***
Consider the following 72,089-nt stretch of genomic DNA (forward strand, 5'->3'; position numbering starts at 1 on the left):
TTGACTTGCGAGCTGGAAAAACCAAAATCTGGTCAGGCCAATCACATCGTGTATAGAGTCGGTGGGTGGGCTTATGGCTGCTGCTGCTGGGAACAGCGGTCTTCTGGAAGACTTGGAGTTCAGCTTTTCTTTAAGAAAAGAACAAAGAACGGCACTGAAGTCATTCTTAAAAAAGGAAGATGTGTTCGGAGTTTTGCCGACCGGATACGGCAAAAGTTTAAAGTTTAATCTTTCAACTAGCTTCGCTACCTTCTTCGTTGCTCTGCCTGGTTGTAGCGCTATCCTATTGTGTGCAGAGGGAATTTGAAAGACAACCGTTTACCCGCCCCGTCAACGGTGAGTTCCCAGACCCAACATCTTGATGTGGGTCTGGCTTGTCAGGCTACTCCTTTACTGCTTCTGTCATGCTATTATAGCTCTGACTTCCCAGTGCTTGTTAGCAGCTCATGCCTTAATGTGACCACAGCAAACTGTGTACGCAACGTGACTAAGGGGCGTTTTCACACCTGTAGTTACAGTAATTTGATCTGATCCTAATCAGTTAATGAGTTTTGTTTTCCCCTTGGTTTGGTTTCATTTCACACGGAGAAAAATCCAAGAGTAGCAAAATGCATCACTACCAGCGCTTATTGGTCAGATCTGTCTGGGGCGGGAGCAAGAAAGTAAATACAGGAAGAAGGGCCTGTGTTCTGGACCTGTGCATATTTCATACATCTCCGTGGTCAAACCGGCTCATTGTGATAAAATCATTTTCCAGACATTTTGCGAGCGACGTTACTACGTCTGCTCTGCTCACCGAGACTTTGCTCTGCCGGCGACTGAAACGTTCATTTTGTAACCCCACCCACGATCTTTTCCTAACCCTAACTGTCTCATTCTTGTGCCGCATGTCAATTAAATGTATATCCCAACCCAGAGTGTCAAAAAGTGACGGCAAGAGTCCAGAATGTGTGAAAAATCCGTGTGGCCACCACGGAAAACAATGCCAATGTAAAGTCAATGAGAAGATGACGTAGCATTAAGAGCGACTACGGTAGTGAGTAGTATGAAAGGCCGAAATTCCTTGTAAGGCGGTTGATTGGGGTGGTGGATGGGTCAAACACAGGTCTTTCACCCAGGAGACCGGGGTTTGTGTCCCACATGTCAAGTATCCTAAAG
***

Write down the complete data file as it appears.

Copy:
Consider the following 72,089-nt stretch of genomic DNA (forward strand, 5'->3'; position numbering starts at 1 on the left):
TTGACTTGCGAGCTGGAAAAACCAAAATCTGGTCAGGCCAATCACATCGTGTATAGAGTCGGTGGGTGGGCTTATGGCTGCTGCTGCTGGGAACAGCGGTCTTCTGGAAGACTTGGAGTTCAGCTTTTCTTTAAGAAAAGAACAAAGAACGGCACTGAAGTCATTCTTAAAAAAGGAAGATGTGTTCGGAGTTTTGCCGACCGGATACGGCAAAAGTTTAAAGTTTAATCTTTCAACTAGCTTCGCTACCTTCTTCGTTGCTCTGCCTGGTTGTAGCGCTATCCTATTGTGTGCAGAGGGAATTTGAAAGACAACCGTTTACCCGCCCCGTCAACGGTGAGTTCCCAGACCCAACATCTTGATGTGGGTCTGGCTTGTCAGGCTACTCCTTTACTGCTTCTGTCATGCTATTATAGCTCTGACTTCCCAGTGCTTGTTAGCAGCTCATGCCTTAATGTGACCACAGCAAACTGTGTACGCAACGTGACTAAGGGGCGTTTTCACACCTGTAGTTACAGTAATTTGATCTGATCCTAATCAGTTAATGAGTTTTGTTTTCCCCTTGGTTTGGTTTCATTTCACACGGAGAAAAATCCAAGAGTAGCAAAATGCATCACTACCAGCGCTTATTGGTCAGATCTGTCTGGGGCGGGAGCAAGAAAGTAAATACAGGAAGAAGGGCCTGTGTTCTGGACCTGTGCATATTTCATACATCTCCGTGGTCAAACCGGCTCATTGTGATAAAATCATTTTCCAGACATTTTGCGAGCGACGTTACTACGTCTGCTCTGCTCACCGAGACTTTGCTCTGCCGGCGACTGAAACGTTCATTTTGTAACCCCACCCACGATCTTTTCCTAACCCTAACTGTCTCATTCTTGTGCCGCATGTCAATTAAATGTATATCCCAACCCAGAGTGTCAAAAAGTGACGGCAAGAGTCCAGAATGTGTGAAAAATCCGTGTGGCCACCACGGAAAACAATGCCAATGTAAAGTCAATGAGAAGATGACGTAGCATTAAGAGCGACTACGGTAGTGAGTAGTATGAAAGGCCGAAATTCCTTGTAAGGCGGTTGATTGGGGTGGTGGATGGGTCAAACACAGGTCTTTCACCCAGGAGACCGGGGTTTGTGTCCCACATGTCAAGTATCCTAAAG